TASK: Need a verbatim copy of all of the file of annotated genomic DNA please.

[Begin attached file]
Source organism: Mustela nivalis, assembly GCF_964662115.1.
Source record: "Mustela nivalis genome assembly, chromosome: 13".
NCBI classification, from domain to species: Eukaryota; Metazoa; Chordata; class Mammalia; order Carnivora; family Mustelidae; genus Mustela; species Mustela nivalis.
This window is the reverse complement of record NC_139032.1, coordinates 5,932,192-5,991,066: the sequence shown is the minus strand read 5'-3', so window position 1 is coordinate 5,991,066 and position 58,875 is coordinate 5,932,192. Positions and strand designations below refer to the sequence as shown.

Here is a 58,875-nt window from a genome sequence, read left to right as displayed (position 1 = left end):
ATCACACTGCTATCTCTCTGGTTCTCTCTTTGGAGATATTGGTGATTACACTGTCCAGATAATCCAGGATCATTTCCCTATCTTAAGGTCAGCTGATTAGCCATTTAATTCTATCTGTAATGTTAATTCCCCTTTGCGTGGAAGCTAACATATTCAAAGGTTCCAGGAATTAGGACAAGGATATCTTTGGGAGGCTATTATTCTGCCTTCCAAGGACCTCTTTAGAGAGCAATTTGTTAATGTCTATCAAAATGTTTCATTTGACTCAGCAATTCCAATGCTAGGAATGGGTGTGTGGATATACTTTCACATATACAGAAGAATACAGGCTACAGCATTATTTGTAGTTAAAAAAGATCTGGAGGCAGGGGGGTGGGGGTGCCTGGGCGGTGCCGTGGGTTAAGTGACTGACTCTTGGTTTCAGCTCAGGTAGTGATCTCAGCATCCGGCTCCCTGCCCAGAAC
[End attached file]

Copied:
Source organism: Mustela nivalis, assembly GCF_964662115.1.
Source record: "Mustela nivalis genome assembly, chromosome: 13".
NCBI classification, from domain to species: Eukaryota; Metazoa; Chordata; class Mammalia; order Carnivora; family Mustelidae; genus Mustela; species Mustela nivalis.
This window is the reverse complement of record NC_139032.1, coordinates 5,932,192-5,991,066: the sequence shown is the minus strand read 5'-3', so window position 1 is coordinate 5,991,066 and position 58,875 is coordinate 5,932,192. Positions and strand designations below refer to the sequence as shown.

Here is a 58,875-nt window from a genome sequence, read left to right as displayed (position 1 = left end):
ATCACACTGCTATCTCTCTGGTTCTCTCTTTGGAGATATTGGTGATTACACTGTCCAGATAATCCAGGATCATTTCCCTATCTTAAGGTCAGCTGATTAGCCATTTAATTCTATCTGTAATGTTAATTCCCCTTTGCGTGGAAGCTAACATATTCAAAGGTTCCAGGAATTAGGACAAGGATATCTTTGGGAGGCTATTATTCTGCCTTCCAAGGACCTCTTTAGAGAGCAATTTGTTAATGTCTATCAAAATGTTTCATTTGACTCAGCAATTCCAATGCTAGGAATGGGTGTGTGGATATACTTTCACATATACAGAAGAATACAGGCTACAGCATTATTTGTAGTTAAAAAAGATCTGGAGGCAGGGGGGTGGGGGTGCCTGGGCGGTGCCGTGGGTTAAGTGACTGACTCTTGGTTTCAGCTCAGGTAGTGATCTCAGCATCCGGCTCCCTGCCCAGAAC